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Primeur weekly 2015-03-30

Exascale supercomputing

PRACEdays15 to include EESI2 Final Conference, Women in HPC, and Enabling Exascale in Europe ...

The Cloud

HP delivers first fully-configured and integrated OpenStack and Cloud Foundry-based private Cloud ...

Desktop Grids

BOINC 7.4.42 released to the public ...

EuroFlash

Altair Engineering announces keynote speakers from Airbus, Jaguar Land Rover and Bloodhound SSC to present at the 9th UK Altair Technology Conference ...

UK Atomic Weapons Establishment awards SGI contract to support research with new SGI ICE XA systems ...

Cray to deliver five-petaflop supercomputer and high-performance storage system to Petroleum Geo-Services ...

Theory of the Strong Interaction verified - Supercomputer calculates mass difference between neutron and proton ...

Lenovo opens first global High Performance Computing innovation centre in Germany ...

A rehearsal space with musicians 2,700 kilometers apart from each other ...

A first glimpse inside a macroscopic quantum state ...

USFlash

Automotive, aerospace and defense take centre stage at the 2015 Americas Altair Technology Conference ...

Big Data allows computer engineers to find genetic clues in humans ...

SGI delivers cutting-edge supercomputer to the National Institute for Materials Science ...

Supercomputers give universities a competitive edge, researchers find ...

Engineers develop new methods to speed up simulations in computational grand challenge ...

Micron and Intel unveil new 3D NAND flash memory ...

India's National Supercomputing Mission (NSM): Building capacity and capability to be jointly implemented by the Department of Science and Technology and Department of Electronics and Information Technology ...

U.S. Army improves systems testing to deliver more capability to fight ...

Quantum compute this - WSU mathematicians build code to take on toughest of cyber attacks ...

IBM invests in Modernizing Medicine to accelerate adoption of Watson technologies in health care ...

Quantum correlation can imply causation ...

From programmable backbones to advanced 'apps': An end-to-end vision of the future Internet ...

Building shape inspires new material discovery ...

UW scientists build a nanolaser using a single atomic sheet ...

OpenPOWER Foundation technology leaders unveil hardware solutions to deliver new server alternatives ...

Engineers develop new methods to speed up simulations in computational grand challenge


Thomas Bewley/Jacobs School of Engineering/UC San Diego
26 Mar 2015 San Diego - Engineers at the University of California, San Diego, have developed a new family of methods to significantly increase the speed of time-resolved numerical simulations in computational grand challenge problems. Such problems often arise from the high-resolution approximation of the partial differential equations governing complex flows of fluids or plasmas. The breakthrough could be applied to simulations that include millions or billions of variables, including turbulence simulations.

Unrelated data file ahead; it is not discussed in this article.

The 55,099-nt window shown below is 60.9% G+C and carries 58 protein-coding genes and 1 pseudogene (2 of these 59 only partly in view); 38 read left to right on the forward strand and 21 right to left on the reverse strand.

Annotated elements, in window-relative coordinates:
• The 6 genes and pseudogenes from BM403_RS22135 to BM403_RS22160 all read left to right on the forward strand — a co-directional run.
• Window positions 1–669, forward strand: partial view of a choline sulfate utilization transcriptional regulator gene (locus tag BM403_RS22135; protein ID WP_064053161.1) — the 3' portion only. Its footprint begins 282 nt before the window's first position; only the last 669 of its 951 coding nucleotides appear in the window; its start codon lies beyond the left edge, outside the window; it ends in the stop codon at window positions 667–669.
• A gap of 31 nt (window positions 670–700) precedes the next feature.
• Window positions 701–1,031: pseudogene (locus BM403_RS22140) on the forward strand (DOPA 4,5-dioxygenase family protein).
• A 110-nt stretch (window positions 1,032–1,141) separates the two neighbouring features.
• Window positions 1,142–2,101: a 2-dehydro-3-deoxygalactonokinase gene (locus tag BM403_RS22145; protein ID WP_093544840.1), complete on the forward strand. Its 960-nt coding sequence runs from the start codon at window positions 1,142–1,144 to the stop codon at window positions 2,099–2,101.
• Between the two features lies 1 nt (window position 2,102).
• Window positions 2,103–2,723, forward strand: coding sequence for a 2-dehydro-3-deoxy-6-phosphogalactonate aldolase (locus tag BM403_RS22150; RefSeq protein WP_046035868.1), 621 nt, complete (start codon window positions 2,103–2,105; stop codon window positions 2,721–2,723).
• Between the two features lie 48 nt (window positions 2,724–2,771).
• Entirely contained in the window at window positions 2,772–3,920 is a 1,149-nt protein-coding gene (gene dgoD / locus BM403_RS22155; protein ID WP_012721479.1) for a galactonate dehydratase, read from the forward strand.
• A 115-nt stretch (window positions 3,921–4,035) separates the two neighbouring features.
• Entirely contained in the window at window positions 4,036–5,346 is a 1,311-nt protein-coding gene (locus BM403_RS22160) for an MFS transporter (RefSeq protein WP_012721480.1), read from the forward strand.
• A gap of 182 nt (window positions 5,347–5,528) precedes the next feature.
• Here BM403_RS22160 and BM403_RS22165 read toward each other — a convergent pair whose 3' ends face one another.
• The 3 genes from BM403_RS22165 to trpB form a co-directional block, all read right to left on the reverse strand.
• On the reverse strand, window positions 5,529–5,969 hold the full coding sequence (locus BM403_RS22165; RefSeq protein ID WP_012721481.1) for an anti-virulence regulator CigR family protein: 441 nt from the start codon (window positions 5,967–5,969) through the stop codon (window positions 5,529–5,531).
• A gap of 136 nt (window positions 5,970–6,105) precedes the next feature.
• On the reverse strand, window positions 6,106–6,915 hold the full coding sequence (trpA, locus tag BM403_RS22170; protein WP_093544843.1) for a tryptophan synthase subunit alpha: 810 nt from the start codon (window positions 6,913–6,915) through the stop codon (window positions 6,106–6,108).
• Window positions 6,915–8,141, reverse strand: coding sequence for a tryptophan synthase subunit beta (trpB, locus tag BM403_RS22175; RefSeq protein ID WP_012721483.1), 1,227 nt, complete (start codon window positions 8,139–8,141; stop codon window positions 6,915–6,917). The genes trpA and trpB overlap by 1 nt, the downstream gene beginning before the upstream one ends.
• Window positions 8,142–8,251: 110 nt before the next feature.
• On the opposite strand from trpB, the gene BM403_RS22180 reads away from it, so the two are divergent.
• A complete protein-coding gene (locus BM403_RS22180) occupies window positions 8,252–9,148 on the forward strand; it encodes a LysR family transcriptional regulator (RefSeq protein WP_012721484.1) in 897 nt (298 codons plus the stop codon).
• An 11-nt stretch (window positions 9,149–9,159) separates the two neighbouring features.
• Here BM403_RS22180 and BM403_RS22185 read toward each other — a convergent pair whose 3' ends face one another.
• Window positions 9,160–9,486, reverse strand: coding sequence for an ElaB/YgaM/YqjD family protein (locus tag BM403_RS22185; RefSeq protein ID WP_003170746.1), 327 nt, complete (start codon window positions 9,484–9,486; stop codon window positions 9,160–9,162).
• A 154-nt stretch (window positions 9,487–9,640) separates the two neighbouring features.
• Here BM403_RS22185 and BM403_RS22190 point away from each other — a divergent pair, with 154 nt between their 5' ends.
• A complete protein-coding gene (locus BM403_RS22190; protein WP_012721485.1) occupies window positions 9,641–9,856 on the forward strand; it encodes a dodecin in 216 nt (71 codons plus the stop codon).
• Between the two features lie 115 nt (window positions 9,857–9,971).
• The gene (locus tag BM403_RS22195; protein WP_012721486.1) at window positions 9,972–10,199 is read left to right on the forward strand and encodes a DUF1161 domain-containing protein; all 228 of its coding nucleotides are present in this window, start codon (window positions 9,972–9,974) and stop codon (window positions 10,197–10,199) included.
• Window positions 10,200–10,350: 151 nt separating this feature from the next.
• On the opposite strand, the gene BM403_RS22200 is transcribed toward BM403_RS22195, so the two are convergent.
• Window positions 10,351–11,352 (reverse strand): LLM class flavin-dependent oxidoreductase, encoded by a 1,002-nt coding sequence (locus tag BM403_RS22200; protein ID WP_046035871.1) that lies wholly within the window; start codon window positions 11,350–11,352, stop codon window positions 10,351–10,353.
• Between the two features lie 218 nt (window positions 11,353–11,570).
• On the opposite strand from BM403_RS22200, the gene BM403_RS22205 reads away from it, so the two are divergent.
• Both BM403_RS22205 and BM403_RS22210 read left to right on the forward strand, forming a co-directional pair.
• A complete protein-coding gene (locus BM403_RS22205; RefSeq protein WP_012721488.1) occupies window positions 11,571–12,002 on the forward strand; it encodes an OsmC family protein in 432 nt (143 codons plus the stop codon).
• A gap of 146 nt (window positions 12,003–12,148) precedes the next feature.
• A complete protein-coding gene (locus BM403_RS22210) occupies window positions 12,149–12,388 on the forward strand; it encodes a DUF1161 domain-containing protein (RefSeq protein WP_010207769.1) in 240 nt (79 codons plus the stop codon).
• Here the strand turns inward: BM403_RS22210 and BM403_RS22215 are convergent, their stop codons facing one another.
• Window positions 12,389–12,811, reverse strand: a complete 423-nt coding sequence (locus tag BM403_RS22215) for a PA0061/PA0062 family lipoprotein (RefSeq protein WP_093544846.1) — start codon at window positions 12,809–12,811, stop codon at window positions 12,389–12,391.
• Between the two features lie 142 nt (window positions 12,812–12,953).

Modern computers are generally built from commodity hardware developed for serving and surfing the web. When applied to cutting-edge problems in scientific computing, computers built from such general-purpose hardware usually spend most of their time moving data around in memory, and the hardware dedicated to floating point computations - that is, the actual addition and multiplication of numbers - spends most of its time idle. The small memory footprint of the new schemes developed at UC San Diego means that numerical problems of a given size will run much faster on a given computer, and that even larger numerical problems may be considered.

"Moving information around in memory is the bottleneck in almost all large-scale numerical simulations today", stated Thomas Bewley, a mechanical engineering professor who leads the Flow Control Lab at the Jacobs School of Engineering at UC San Diego. "The remarkable feature of the new family of schemes developed in this work is that they require significantly less memory in the computer for a given size simulation problem than existing high-order methods of the same class, while providing excellent numerical stability, accuracy, and computational efficiency."

Complex systems such as flows of fluids and plasmas generally evolve as a result of a combination of physical effects, such as diffusion and convection. Some of these effects are linear and incorporate many spatial derivatives - that is, they are characterized by a large range of characteristic time scales, and are thus referred to as "stiff". These terms are best handled with "implicit" methods, which require the solution of many simple simultaneous equations using matrix algebra and iterative solvers.